The NOAA Sea Level Trends map illustrates U.S. regional and some international trends in sea level, with arrows representing the direction and magnitude of change. Students can investigate sea level changes around the U.S. and some worldwide using an interactive map interface with supporting data plots and tables.

This narrated slideshow describes the impact of sea level rise on Tuvalu, one of the low-lying island nations in the South Pacific. As the frequency and intensity of floods and cyclones increases, the island is shrinking and saltwater intrusion is affecting local food production on the plantations. As a result, many residents are moving off the island to New Zealand, where they face major cultural changes.

This is an animation from the US Environmental Protection Agency's Students Guide to Global Climate Change, one of a series of web pages and videos about the basics of the greenhouse effect.

Video and animations of sea level from NASA's Climate website. Since 1992, NASA and CNES have studied sea surface topography as a proxy for ocean temperatures. NASA Missions TOPEX/Poseidon, Jason 1 and Jason 2 have been useful in predicting major climate, weather, and geologic events including El Nino, La Nina, Hurricane Katrina, and the Indian Ocean Tsunami.

This video introduces the concept of daylighting - the use of windows or skylights for natural lighting and temperature regulation - and how it is a building strategy that can save operating costs for homeowners and businesses.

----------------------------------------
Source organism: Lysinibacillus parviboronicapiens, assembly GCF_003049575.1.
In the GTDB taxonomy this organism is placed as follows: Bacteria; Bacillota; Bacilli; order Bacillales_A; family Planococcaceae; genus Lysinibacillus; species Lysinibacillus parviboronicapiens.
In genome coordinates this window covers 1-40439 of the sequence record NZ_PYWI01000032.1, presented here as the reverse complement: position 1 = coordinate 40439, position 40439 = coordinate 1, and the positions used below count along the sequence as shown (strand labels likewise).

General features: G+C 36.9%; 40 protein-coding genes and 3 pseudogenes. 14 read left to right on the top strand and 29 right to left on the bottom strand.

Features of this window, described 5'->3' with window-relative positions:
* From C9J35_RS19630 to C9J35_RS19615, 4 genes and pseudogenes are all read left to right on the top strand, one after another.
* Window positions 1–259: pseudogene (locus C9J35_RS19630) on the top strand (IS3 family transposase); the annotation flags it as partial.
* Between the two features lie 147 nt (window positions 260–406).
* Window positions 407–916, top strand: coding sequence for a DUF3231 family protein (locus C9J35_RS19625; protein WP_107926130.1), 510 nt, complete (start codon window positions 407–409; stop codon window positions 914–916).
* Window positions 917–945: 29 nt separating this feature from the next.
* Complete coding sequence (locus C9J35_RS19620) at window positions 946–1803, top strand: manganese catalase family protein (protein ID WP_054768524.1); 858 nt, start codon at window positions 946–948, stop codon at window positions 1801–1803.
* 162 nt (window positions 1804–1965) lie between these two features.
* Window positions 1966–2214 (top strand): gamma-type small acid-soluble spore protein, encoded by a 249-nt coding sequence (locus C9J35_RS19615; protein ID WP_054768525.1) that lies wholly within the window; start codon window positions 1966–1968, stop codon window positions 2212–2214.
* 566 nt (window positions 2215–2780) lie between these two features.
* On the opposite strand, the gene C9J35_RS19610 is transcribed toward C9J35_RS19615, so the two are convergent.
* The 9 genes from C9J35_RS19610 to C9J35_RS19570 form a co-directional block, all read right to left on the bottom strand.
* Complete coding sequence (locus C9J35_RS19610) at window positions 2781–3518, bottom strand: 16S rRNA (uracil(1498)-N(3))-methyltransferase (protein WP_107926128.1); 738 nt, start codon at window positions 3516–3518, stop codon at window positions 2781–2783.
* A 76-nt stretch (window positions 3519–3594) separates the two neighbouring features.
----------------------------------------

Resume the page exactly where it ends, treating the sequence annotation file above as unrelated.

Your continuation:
This video provides an overview of changes happening in the Arctic.

This video features CU Boulder Professor Jeff Mitton and his research team, who study the effects of mountain pine beetle infestations on the forest ecology in the Rocky Mountains. They explain the pine beetle life cycle and how they attack trees. An outlook into the future is also provided.

This introductory video describes the basic principles of residential geothermal heat pumps.

This interactive visualization from the NASA Earth Observatory website compares Arctic sea ice minimum extent from 1984 to that of 2012.

This is an interactive webtool that allows the user to choose a state or country and both assess how climate has changed over time and project what future changes are predicted to occur in a given area.

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